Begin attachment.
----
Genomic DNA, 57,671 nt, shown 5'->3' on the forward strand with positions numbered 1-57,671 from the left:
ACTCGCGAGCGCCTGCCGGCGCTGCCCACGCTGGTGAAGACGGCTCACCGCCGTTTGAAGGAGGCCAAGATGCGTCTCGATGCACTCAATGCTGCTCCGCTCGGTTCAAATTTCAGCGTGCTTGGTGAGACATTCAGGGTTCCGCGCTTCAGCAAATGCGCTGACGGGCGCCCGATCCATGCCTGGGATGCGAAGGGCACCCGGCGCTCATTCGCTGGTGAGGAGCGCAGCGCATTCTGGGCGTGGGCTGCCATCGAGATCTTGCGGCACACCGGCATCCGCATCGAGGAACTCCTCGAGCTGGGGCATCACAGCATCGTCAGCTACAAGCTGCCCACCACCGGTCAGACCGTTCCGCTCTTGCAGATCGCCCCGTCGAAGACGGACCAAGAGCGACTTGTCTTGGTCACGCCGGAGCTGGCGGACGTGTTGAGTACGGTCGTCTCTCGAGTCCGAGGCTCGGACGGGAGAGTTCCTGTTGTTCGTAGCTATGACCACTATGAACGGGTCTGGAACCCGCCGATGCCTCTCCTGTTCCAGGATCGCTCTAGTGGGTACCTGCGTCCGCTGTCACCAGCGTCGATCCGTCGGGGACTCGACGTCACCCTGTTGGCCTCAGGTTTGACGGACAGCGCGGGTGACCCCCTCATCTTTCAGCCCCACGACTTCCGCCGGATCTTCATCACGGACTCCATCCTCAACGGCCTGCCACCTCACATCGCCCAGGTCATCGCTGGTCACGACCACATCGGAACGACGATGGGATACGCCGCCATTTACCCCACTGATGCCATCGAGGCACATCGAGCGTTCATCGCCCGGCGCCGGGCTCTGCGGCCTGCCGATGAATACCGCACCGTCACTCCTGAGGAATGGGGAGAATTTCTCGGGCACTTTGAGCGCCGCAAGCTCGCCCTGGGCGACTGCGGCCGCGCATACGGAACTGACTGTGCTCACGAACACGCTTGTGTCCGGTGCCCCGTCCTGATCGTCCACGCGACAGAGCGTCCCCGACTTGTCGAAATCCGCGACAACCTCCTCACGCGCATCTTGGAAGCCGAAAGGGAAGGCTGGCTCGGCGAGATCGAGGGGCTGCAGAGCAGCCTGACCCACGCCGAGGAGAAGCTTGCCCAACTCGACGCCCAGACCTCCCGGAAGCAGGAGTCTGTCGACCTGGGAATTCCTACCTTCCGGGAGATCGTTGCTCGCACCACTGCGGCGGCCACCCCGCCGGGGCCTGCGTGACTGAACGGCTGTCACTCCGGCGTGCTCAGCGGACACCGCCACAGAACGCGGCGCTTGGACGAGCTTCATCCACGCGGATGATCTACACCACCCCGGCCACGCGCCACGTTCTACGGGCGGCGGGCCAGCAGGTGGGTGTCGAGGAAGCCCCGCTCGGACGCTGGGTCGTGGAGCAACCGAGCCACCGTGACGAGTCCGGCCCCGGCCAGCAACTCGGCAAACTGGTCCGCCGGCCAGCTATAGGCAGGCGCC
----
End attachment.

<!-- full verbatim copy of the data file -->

Genomic DNA, 57,671 nt, shown 5'->3' on the forward strand with positions numbered 1-57,671 from the left:
ACTCGCGAGCGCCTGCCGGCGCTGCCCACGCTGGTGAAGACGGCTCACCGCCGTTTGAAGGAGGCCAAGATGCGTCTCGATGCACTCAATGCTGCTCCGCTCGGTTCAAATTTCAGCGTGCTTGGTGAGACATTCAGGGTTCCGCGCTTCAGCAAATGCGCTGACGGGCGCCCGATCCATGCCTGGGATGCGAAGGGCACCCGGCGCTCATTCGCTGGTGAGGAGCGCAGCGCATTCTGGGCGTGGGCTGCCATCGAGATCTTGCGGCACACCGGCATCCGCATCGAGGAACTCCTCGAGCTGGGGCATCACAGCATCGTCAGCTACAAGCTGCCCACCACCGGTCAGACCGTTCCGCTCTTGCAGATCGCCCCGTCGAAGACGGACCAAGAGCGACTTGTCTTGGTCACGCCGGAGCTGGCGGACGTGTTGAGTACGGTCGTCTCTCGAGTCCGAGGCTCGGACGGGAGAGTTCCTGTTGTTCGTAGCTATGACCACTATGAACGGGTCTGGAACCCGCCGATGCCTCTCCTGTTCCAGGATCGCTCTAGTGGGTACCTGCGTCCGCTGTCACCAGCGTCGATCCGTCGGGGACTCGACGTCACCCTGTTGGCCTCAGGTTTGACGGACAGCGCGGGTGACCCCCTCATCTTTCAGCCCCACGACTTCCGCCGGATCTTCATCACGGACTCCATCCTCAACGGCCTGCCACCTCACATCGCCCAGGTCATCGCTGGTCACGACCACATCGGAACGACGATGGGATACGCCGCCATTTACCCCACTGATGCCATCGAGGCACATCGAGCGTTCATCGCCCGGCGCCGGGCTCTGCGGCCTGCCGATGAATACCGCACCGTCACTCCTGAGGAATGGGGAGAATTTCTCGGGCACTTTGAGCGCCGCAAGCTCGCCCTGGGCGACTGCGGCCGCGCATACGGAACTGACTGTGCTCACGAACACGCTTGTGTCCGGTGCCCCGTCCTGATCGTCCACGCGACAGAGCGTCCCCGACTTGTCGAAATCCGCGACAACCTCCTCACGCGCATCTTGGAAGCCGAAAGGGAAGGCTGGCTCGGCGAGATCGAGGGGCTGCAGAGCAGCCTGACCCACGCCGAGGAGAAGCTTGCCCAACTCGACGCCCAGACCTCCCGGAAGCAGGAGTCTGTCGACCTGGGAATTCCTACCTTCCGGGAGATCGTTGCTCGCACCACTGCGGCGGCCACCCCGCCGGGGCCTGCGTGACTGAACGGCTGTCACTCCGGCGTGCTCAGCGGACACCGCCACAGAACGCGGCGCTTGGACGAGCTTCATCCACGCGGATGATCTACACCACCCCGGCCACGCGCCACGTTCTACGGGCGGCGGGCCAGCAGGTGGGTGTCGAGGAAGCCCCGCTCGGACGCTGGGTCGTGGAGCAACCGAGCCACCGTGACGAGTCCGGCCCCGGCCAGCAACTCGGCAAACTGGTCCGCCGGCCAGCTATAGGCAGGCGCC